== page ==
Anyway, I’ve got a ton more thinking to do on this front. I’d be very interested to hear how you guys navigate this at Western.

      • Thanks Mark. Appreciate your thoughts and interaction. I haven’t read the book yet, so my thoughts have been stirred up but not developed.

        One of the things we’ve been working on at Western is developing an aesthetic vision. We’re an old, historic campus, and are constantly dealing with repairs, remodels, office moves, and so on. When I worked on the maintenance team, plenty of money was spent on all these necessary and important projects, but there wasn’t a lot of thought going into what the campus should actually look like. Each project was done well, and usually looked fine, but there was no coherence, and those making decisions about interior and exterior design weren’t necessarily gifted in doing so.

        We have a style guide that helps us maintain consistency and beauty in our website, communications, brochures, etc. We need the same thing for the campus itself. You’re right on point when you say that beauty can be simple and inexpensive. One of these ways is in simply valuing beauty, so that any money spent contributes to that goal, rather than just serving a utilitarian purpose. Our campus will never reach the opulence of a medieval cathedral, but beauty that stays within one’s means is more beautiful than that built on student debt or indulgences.

        There is a great artistic challenge in doing a lot with a little. Innovation and creativity must thrive when options and funds are limited. We couldn’t afford to replicate the interior design of some of the great coffee shops around Portland if we wanted to, but perhaps that will drive us to create a new kind of beauty with what we have. This has been off the radar for such a long time at Western that there will continue to be a bit of an uphill battle, but I’ve been really encouraged with some of the changes that are already taking place.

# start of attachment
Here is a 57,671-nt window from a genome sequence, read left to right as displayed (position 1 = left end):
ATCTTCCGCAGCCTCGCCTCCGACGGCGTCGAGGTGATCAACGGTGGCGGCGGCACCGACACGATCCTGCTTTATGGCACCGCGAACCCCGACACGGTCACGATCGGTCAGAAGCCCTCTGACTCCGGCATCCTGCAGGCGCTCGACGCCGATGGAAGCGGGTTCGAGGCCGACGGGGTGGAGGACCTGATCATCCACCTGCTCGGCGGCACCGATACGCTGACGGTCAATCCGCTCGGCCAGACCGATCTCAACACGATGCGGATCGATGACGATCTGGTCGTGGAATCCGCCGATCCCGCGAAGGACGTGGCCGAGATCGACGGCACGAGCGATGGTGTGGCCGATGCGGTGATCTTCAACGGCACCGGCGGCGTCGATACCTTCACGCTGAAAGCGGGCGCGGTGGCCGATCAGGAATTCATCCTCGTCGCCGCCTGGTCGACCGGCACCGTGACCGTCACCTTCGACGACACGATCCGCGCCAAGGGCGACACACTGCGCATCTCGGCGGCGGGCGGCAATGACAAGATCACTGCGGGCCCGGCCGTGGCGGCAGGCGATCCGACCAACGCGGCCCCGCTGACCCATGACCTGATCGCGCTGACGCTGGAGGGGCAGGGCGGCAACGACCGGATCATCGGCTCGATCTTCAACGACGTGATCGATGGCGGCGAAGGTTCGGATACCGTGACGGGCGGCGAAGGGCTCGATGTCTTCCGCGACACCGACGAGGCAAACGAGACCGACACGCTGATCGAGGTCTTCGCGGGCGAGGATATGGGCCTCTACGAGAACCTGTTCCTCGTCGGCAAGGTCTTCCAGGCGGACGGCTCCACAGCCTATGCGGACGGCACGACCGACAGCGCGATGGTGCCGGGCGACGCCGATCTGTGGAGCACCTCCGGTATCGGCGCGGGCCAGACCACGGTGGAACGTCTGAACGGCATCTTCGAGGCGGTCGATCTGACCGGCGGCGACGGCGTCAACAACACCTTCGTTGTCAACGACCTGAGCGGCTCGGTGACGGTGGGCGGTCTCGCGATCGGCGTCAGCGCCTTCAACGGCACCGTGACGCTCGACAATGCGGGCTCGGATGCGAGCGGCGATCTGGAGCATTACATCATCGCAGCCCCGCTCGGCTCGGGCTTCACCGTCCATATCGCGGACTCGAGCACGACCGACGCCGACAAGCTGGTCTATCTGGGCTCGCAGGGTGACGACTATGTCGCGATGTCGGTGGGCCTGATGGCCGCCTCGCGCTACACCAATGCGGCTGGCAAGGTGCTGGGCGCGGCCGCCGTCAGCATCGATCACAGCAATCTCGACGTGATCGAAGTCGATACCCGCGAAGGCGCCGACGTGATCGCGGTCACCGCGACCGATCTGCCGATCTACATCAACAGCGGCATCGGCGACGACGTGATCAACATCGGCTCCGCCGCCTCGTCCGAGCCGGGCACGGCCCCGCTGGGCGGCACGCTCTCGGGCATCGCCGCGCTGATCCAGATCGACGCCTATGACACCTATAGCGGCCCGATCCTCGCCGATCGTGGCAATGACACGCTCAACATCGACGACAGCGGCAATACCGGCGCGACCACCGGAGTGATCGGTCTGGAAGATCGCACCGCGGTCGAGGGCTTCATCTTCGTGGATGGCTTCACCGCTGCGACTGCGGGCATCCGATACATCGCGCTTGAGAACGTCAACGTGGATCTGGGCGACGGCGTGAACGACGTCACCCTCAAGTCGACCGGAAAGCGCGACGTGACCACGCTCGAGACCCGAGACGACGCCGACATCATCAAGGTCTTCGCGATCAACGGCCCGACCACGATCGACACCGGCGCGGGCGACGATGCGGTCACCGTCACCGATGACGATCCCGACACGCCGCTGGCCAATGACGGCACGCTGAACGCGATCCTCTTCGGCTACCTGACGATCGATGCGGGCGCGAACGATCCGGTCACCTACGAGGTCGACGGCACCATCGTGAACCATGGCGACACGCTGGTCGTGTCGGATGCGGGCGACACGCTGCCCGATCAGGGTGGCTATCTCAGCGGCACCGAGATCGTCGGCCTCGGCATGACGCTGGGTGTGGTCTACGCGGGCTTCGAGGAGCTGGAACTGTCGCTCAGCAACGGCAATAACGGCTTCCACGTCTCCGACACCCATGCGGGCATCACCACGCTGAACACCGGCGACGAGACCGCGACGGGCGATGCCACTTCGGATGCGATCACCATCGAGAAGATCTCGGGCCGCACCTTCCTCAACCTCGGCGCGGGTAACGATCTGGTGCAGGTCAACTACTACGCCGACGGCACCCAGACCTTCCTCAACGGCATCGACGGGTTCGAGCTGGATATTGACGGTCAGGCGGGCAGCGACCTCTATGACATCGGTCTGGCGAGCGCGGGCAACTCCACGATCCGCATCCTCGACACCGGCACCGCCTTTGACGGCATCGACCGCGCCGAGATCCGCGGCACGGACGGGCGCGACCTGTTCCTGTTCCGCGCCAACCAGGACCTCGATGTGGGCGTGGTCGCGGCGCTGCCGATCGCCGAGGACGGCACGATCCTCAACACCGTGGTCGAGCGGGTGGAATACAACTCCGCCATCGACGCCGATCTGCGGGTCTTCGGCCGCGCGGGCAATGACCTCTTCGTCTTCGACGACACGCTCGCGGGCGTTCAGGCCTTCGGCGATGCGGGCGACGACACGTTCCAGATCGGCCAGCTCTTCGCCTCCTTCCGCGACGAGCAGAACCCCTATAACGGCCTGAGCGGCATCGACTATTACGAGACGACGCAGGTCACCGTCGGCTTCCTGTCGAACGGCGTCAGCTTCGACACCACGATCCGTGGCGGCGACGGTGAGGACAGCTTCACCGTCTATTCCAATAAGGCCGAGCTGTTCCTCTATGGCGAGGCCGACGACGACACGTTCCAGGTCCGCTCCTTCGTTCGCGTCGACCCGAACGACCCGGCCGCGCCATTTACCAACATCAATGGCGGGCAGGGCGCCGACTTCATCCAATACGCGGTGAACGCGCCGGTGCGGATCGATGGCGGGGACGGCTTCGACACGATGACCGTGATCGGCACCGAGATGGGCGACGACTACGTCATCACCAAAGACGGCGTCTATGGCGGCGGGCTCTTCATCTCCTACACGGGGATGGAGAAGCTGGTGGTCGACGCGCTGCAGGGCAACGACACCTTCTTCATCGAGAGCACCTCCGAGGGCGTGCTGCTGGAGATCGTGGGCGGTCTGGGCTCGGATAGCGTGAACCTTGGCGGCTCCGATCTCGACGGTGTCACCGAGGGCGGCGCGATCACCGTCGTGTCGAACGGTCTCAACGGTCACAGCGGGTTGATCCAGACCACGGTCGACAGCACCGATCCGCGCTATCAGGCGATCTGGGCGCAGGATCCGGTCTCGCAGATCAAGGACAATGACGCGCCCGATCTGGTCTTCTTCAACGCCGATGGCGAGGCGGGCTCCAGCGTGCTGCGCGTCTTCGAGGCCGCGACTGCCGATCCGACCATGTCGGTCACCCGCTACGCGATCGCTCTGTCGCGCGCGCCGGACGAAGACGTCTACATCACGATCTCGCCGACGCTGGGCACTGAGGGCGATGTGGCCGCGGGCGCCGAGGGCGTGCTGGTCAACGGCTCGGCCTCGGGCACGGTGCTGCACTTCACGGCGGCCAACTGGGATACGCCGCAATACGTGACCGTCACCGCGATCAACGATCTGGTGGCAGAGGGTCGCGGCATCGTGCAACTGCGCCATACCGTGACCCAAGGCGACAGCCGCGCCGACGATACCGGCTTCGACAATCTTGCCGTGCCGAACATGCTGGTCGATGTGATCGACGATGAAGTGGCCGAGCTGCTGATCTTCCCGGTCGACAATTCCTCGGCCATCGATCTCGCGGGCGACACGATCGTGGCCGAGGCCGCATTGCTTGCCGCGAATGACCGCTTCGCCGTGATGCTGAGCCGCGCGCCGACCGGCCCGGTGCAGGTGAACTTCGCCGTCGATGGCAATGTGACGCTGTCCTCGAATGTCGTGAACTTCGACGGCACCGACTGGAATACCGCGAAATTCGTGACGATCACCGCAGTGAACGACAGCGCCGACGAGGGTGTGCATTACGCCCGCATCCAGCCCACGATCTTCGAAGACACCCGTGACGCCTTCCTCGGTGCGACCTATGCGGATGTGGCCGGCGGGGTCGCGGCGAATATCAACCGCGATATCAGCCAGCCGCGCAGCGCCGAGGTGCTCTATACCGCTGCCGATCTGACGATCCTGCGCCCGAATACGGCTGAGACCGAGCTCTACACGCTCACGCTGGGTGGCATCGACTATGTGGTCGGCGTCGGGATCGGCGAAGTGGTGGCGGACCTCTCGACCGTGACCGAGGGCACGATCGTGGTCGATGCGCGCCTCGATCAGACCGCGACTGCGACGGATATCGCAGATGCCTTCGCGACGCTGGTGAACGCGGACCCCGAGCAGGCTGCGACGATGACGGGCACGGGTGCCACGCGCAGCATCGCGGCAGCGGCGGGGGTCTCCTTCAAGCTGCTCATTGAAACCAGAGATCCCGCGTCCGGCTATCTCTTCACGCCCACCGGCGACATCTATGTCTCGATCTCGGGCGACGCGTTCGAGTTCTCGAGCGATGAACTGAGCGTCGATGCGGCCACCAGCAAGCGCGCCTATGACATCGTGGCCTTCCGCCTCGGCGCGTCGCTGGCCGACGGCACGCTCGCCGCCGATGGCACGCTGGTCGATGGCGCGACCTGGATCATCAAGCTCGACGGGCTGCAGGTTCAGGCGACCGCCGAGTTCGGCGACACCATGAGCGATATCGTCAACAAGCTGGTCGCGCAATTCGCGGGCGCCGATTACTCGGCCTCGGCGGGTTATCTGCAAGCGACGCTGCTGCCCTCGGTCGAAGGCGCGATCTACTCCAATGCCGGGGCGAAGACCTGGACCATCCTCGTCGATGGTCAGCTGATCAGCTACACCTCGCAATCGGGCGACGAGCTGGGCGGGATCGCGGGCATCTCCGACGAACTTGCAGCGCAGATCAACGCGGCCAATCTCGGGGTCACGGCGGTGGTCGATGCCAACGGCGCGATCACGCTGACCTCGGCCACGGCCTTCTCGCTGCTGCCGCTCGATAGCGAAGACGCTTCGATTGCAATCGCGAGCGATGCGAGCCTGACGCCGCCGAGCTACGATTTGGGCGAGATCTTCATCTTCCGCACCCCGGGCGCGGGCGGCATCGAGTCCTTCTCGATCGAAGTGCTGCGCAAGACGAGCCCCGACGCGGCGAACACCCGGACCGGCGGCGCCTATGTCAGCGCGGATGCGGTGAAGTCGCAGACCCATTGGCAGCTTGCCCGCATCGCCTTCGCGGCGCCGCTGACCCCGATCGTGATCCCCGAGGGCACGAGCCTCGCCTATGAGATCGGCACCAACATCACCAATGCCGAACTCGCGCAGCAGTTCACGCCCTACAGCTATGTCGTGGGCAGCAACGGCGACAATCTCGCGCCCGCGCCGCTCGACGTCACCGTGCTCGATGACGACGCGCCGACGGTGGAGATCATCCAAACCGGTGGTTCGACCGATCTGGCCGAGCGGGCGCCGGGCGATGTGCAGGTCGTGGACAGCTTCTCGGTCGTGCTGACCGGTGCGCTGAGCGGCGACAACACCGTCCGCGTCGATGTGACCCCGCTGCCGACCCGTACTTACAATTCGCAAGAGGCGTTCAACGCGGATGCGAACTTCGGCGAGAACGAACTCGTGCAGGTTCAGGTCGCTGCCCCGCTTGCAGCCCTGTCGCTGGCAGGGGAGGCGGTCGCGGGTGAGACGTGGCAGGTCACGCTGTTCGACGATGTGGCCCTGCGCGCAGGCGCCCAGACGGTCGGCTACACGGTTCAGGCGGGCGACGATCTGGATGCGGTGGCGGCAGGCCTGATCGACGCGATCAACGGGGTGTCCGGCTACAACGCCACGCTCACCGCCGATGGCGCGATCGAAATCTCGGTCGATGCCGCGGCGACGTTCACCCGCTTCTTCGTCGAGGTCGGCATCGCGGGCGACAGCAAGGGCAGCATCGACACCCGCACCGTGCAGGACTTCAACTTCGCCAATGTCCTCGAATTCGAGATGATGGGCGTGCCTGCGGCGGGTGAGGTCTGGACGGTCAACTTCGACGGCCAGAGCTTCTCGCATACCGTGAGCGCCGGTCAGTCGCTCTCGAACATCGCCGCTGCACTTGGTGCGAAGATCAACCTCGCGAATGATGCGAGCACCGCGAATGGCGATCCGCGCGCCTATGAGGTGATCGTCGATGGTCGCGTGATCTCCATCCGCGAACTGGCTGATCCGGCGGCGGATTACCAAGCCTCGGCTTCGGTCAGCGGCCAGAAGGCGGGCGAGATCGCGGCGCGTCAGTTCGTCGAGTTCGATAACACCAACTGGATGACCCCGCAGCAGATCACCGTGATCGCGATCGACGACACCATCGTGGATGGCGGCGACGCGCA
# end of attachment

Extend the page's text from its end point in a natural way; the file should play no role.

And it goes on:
One particular challenge we face is the different ideals of beauty to be found in an organization that is as generationally diverse as ours. Most of the decision makers are my elders, and some of them might think the pinnacle of aesthetic perfection is Olive Garden chic, with a large Thomas Kinkade painting on the wall, sanctifying everything (I actually heard Olive Garden used as a positive model that we might emulate in a particular interior design situation). Some people love that stuff, and I certainly don’t want to set myself up as the final arbiter of beauty, but it gives you an idea of the difficulty in working these things out practically.

        Bottom line, if a person or institution values beauty, or decides to actively participate in culture, beautiful things will happen. Maybe slowly, surely different in every case, taking many different forms, but beautiful, creative, and good all the same.

        • I love it! I like that idea of a style guide for a campus. And I couldn’t agree more when you say that repairs are already being made, so why not give consideration to embodying beauty in these buildings that will still be useful, but hopefully not utilitarian?

          And that bit about the Olive Garden was awesome. 🙂

  2. […] This is an important book. Many books focus on understanding the arts or engaging the arts, but Fujimura’s book focuses on caring for the arts and culture around us. Fujimura is a phenomenal and widely respected artist, and he challenges us to see culture and art, not as a battleground to fight over, but as a rich field to be cultivated. This takes us several steps beyond the critical approach and launches us into the world of actively and lovingly participating in the culture being produced around us. I believe this is an essential concept, and anyone interested in how Christians should think about and engage with the arts needs to read this book. For more on this book, click here. […]